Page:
Yes … They’re Collecting the Content of AMERICANS’ Phone Calls, Too
Dan Froomkin reports today at the Intercept:
Most people don’t realize that the words they speak are not so private anymore, either.
Top-secret documents from the archive of former NSA contractor Edward Snowden show the National Security Agency can now automatically recognize the content within phone calls by creating rough transcripts and phonetic representations that can be easily searched and stored.
The documents show NSA analysts celebrating the development of what they called “Google for Voice” nearly a decade ago.
The Snowden documents describe extensive use of keyword searching as well as computer programs designed to analyze and “extract” the content of voice conversations, and even use sophisticated algorithms to flag conversations of interest.
By leveraging advances in automated speech recognition, the NSA has entered the era of bulk listening.
And this has happened with no apparent public oversight, hearings or legislative action. Congress hasn’t shown signs of even knowing that it’s going on.
Jennifer Granick, civil liberties director at the Stanford Center for Internet and Society, told The Intercept … “Once you have this capability, then the question is: How will it be deployed? Can you temporarily cache all American phone calls, transcribe all the phone calls, and do text searching of the content of the calls?” she said. “It may not be what they are doing right now, but they’ll be able to do it.”
And, she asked: “How would we ever know if they change the policy?”
Indeed, NSA officials have been secretive about their ability to convert speech to text, and how widely they use it, leaving open any number of possibilities.
That secrecy is the key, Granick said. “We don’t have any idea how many innocent people are being affected, or how many of those innocent people are also Americans.”
Voice communications can be collected by the NSA whether they are being sent by regular phone lines, over cellular networks, or through voice-over-internet services.
(Anyone who has tried dictating into their smart phone – or who uses software like Dragon – knows how incredibly accurate this kind of technology can be.)
The NSA refused to tell the Intercept how widely the speech-to-text programs are used on Americans.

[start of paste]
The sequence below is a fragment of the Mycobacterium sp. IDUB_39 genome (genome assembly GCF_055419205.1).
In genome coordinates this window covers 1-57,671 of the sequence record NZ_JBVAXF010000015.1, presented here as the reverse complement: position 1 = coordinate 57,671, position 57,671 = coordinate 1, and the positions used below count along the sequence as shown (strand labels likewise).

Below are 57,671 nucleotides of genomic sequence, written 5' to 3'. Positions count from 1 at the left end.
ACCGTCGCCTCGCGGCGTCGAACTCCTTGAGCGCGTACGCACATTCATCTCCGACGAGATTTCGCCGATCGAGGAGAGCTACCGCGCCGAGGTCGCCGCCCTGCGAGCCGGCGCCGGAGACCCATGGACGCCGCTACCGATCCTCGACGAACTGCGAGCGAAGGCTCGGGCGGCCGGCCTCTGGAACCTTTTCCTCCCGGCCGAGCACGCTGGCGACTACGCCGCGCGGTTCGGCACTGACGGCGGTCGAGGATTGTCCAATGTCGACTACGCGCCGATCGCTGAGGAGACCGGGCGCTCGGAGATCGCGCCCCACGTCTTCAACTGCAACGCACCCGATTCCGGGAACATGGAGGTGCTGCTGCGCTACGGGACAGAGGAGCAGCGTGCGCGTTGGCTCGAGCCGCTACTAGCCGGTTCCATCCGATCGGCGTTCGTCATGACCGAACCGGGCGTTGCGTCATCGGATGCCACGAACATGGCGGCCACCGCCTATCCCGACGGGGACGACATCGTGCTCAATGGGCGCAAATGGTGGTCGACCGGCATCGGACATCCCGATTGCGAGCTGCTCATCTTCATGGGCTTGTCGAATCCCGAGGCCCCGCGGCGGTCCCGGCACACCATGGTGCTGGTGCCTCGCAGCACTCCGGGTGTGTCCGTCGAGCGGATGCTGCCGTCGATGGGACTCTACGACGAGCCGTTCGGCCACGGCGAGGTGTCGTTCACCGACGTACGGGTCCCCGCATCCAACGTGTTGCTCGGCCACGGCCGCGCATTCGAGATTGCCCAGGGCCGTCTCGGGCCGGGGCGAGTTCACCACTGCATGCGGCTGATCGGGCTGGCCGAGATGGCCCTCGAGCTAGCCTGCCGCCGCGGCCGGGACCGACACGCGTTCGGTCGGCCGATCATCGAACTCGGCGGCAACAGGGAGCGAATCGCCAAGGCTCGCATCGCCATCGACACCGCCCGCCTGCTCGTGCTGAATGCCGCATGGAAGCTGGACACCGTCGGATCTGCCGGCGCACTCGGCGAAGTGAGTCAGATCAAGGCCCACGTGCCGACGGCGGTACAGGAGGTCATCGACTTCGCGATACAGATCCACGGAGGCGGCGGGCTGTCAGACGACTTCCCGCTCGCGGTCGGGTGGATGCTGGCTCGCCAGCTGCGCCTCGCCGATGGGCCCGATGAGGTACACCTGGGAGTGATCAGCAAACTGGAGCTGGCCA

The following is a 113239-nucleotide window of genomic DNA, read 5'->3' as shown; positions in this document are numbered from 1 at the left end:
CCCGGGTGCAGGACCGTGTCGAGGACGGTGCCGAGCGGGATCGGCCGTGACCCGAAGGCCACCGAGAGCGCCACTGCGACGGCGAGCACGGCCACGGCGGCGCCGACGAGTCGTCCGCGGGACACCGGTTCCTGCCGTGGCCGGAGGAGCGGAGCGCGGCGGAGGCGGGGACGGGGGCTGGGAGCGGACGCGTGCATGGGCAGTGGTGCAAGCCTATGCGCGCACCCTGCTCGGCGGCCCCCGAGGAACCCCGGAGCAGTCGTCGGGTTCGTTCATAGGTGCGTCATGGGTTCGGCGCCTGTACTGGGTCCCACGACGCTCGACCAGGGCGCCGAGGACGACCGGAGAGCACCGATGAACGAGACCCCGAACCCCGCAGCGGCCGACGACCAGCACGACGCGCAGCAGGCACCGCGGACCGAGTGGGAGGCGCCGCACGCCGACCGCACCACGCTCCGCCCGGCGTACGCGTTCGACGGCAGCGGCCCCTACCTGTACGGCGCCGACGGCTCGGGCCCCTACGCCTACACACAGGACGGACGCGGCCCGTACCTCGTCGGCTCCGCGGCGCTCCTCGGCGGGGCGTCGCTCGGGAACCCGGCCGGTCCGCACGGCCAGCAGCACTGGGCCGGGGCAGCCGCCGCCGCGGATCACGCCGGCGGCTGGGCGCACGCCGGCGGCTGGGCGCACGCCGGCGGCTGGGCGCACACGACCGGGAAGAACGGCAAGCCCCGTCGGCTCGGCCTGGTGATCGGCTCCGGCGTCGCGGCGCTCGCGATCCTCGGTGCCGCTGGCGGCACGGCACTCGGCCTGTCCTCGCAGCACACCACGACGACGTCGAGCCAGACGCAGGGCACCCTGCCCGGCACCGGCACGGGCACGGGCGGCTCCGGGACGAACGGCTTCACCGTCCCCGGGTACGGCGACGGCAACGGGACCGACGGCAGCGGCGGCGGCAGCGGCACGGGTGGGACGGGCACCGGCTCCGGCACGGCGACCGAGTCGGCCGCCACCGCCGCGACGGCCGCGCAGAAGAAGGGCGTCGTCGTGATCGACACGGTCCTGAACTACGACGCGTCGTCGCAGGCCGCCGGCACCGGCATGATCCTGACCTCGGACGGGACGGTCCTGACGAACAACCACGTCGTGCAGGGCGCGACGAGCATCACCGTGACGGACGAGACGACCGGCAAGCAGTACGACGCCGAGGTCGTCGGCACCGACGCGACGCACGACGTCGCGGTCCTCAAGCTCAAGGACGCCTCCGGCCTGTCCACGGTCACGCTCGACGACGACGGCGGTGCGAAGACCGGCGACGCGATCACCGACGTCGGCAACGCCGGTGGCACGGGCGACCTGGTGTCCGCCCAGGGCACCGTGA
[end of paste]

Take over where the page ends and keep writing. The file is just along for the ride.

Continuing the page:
But high-level NSA whistleblowers Bill Binney, Thomas Drake and Russell Tice have all told Washington’s Blog that NSA is recording the content – and not just the metadata – of Americans’ phone calls. And see this.
Indeed, any statements that content is only stored for some short period of time is moot, since transcripts of that content can easily be stored forever … without taking up much space.
Of course, the NSA voluntarily shares the raw data it collects on American citizens with Israel and likely also with Australia, Canada, New Zealand and the UK. And see this. So those countries might be doing voice-to-text transcription on Americans’ conversations as well.
Update: After reviewing this story, NSA whistleblower Bill Binney told Washington’s Blog:
It sounds like they have achieved as least a working level of success at automatically translating speech. This means to me that they use this capability to do a rough scan of unlimited numbers of phone calls to sample what is being said. Add to that the ability to do digital recordings at the same time and keep for a short period (20-30 days) gives their analysts (as well as FBI/DEA/DOJ/IRS/DHS/CIA/etc.) a window of opportunity to select the recordings and have people do a final transcription for the record and files/storage. Now they need to do a similar thing for video. For Americans, this has major implications when applied to the NSA FAIRVIEW program with its 80 to 100 taps on the fiber lines inside the lower 48 states. FAIRVIEW would enable them to capture rough translations of most calls made in the US.
As Binney previously explained:
BILL BINNEY: Fairview is the program they use that produces most of the content and metadata on US citizens. Note the distribution of tape points in the lower 48 states.
But the press characterizes Fairview as gathering info solely on foreigners. Sounds like this is false?
In other words, Fairview sucks up information – content and metadata – on Americans and foreigners, and then NSA simply retains and stores the info?
BILL BINNEY: If NSA was after only foreigners, then they would have collection points on the east and west coasts at points where the transoceanic cables surface. Anything other than that is collecting domestic communications – the PSTN phone network and the world wide web.
You could argue that Stormbrew [another “upstream” collection program … see below] is targeted at foreign by the distribution. But, some of that is also questionable. This does not count input from cooperative countries (second and third parties) on domestic activity collected by them as well. To the point, they have done nothing but lie to us.
In other words, the Stormbrew map is a pretty good proxy for what foreign surveillance locations should look like. But the Fairview map shows many more collection points all over the country … proving that the NSA is specifically collecting information on Americans living on U.S. soil.